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BMC cancer

Prognostic and therapeutic significance of ribonucleotide reductase small subunit M2 in estrogen-negative breast cancers.


PMID 25213022

Abstract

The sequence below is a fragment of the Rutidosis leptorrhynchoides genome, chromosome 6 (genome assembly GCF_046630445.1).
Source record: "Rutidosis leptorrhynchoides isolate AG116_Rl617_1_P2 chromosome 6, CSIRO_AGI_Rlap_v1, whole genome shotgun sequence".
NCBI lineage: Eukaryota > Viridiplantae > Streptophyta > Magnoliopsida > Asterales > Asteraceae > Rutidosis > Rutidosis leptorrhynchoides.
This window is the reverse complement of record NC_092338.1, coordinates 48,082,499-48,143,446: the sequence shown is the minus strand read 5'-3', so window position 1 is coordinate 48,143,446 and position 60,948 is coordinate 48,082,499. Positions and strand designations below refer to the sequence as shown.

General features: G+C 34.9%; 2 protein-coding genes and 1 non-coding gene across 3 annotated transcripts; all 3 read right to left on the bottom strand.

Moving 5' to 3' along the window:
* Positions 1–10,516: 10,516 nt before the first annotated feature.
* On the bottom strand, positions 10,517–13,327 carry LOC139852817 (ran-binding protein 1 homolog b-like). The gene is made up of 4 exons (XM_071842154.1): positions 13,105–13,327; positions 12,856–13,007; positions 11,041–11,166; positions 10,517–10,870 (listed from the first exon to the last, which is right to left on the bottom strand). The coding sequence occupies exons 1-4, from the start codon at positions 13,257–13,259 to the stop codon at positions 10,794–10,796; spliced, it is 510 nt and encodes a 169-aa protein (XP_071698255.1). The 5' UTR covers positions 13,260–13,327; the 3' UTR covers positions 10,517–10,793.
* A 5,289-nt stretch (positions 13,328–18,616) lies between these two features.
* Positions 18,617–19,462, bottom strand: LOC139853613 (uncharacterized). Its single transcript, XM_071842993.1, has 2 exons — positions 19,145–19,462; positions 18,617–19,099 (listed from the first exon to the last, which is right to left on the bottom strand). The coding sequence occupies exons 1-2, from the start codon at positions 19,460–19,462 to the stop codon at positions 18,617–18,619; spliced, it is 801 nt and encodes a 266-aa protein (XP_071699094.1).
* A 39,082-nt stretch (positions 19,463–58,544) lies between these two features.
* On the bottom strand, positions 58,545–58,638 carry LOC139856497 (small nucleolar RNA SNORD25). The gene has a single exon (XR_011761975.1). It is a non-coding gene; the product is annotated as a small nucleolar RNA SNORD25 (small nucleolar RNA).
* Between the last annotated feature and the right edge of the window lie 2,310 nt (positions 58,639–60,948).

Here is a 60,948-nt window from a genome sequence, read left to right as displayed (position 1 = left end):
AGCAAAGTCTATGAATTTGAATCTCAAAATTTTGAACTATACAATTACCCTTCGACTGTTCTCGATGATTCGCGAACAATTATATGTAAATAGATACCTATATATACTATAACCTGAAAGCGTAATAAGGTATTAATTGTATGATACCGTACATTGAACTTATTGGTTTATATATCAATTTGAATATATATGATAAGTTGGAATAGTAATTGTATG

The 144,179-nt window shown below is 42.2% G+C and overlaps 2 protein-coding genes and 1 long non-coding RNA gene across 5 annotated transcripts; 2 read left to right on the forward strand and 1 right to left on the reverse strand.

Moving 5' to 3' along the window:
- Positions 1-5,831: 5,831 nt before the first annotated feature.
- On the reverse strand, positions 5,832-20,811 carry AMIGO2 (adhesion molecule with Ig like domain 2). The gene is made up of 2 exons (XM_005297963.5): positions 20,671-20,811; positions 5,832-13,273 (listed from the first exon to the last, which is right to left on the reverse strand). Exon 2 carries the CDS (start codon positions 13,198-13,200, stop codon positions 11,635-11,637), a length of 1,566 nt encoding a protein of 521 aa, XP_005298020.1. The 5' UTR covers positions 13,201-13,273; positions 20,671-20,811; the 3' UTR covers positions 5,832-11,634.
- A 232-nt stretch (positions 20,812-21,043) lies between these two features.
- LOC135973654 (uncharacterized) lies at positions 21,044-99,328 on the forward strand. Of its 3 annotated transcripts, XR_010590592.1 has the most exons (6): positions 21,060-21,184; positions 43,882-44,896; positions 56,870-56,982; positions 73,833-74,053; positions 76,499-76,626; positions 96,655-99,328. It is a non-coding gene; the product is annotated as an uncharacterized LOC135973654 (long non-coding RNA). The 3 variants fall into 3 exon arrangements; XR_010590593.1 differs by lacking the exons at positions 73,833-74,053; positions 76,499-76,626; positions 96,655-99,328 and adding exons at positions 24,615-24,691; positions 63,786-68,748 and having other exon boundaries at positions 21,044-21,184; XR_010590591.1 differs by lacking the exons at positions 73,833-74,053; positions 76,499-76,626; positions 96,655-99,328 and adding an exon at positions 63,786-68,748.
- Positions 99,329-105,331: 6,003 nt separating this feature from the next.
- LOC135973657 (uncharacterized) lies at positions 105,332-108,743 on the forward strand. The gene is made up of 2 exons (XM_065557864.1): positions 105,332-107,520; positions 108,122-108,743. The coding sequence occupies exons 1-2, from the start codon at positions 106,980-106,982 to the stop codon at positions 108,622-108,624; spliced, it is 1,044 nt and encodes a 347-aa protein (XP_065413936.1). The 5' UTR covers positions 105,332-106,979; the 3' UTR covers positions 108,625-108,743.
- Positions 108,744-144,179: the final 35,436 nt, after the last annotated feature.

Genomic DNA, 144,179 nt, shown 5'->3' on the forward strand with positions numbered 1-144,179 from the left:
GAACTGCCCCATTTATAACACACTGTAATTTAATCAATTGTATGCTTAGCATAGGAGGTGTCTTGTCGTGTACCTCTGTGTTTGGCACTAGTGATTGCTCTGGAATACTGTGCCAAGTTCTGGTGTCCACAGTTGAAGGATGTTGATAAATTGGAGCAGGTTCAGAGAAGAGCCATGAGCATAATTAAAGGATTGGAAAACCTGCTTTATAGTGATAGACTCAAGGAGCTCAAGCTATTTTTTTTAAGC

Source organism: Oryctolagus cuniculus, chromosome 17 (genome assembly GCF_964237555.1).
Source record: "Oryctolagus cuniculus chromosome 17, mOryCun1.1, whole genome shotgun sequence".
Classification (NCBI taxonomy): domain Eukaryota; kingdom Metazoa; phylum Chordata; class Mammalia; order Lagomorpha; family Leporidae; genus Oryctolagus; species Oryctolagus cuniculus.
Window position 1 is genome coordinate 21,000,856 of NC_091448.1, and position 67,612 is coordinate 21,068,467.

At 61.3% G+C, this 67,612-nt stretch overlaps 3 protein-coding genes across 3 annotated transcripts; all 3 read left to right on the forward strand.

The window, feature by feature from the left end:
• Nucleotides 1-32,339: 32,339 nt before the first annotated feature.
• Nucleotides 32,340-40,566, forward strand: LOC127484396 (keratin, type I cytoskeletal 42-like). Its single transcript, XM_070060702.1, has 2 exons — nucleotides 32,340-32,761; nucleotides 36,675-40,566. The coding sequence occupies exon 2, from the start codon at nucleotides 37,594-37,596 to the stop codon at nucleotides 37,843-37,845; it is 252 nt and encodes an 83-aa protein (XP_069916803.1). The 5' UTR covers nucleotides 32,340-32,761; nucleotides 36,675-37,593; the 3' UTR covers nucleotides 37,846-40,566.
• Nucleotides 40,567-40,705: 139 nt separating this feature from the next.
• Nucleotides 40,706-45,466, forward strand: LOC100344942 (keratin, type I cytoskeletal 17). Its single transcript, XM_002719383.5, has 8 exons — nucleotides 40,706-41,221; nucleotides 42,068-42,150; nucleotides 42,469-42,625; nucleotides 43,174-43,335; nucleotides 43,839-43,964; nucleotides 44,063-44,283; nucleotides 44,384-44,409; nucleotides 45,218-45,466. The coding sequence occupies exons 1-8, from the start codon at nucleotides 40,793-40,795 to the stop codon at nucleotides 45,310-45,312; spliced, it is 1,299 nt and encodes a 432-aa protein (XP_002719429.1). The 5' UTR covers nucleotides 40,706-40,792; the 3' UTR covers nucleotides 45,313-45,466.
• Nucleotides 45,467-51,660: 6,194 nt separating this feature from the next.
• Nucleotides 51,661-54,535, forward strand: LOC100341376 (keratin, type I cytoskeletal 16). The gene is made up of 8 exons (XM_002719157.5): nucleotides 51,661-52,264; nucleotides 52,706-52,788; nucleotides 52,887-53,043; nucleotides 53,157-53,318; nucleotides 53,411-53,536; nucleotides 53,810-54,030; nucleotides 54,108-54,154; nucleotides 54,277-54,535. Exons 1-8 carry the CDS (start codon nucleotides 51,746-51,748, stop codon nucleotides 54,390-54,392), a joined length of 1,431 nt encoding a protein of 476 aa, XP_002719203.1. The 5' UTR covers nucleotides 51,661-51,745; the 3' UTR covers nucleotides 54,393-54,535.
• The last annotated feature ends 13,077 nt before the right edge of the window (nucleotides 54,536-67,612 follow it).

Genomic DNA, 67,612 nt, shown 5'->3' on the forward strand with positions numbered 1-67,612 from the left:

Ribonucleotide reductase (RR) is an essential enzyme involved in DNA synthesis. We hypothesized that RR subunit M2 (RRM2) might be a novel prognostic and predictive biomarker for estrogen receptor (ER)-negative breast cancers. Individual and pooled survival analyses were conducted on six independent large-scale breast cancer microarray data sets; and findings were validated on a human breast tissue set (ZJU set). Gene set enrichment analysis revealed that RRM2-high breast cancers were significantly enriched for expression of gene sets that increased in proliferation, invasiveness, undifferentiation, embryonic stem/progenitor-like phenotypes, and poor patient survival (p < 0.01). Independent and pooled analyses verified that increased RRM2 mRNA levels were associated with poor patient outcome in a dose-dependent manner. The prognostic power of RRM2 mRNA was comparable to multiple gene signatures, and it was superior to TNM stage. In ER-negative breast cancers, RRM2 showed more prognostic power than that in ER-positive breast cancers. Further analysis indicated that RRM2 was a more accurate prognostic biomarker for ER-negative breast cancers than the pathoclinical indicators and uPA. A new RR inhibitor, COH29, could significantly enhance the chemosensitivity to doxorubicin in ER-negative MDA-MB-231 cells, but not in ER-positive MCF-7 cells. RRM2 appears to be a promising prognostic biomarker and therapeutic target for ER-negative breast cancer patients.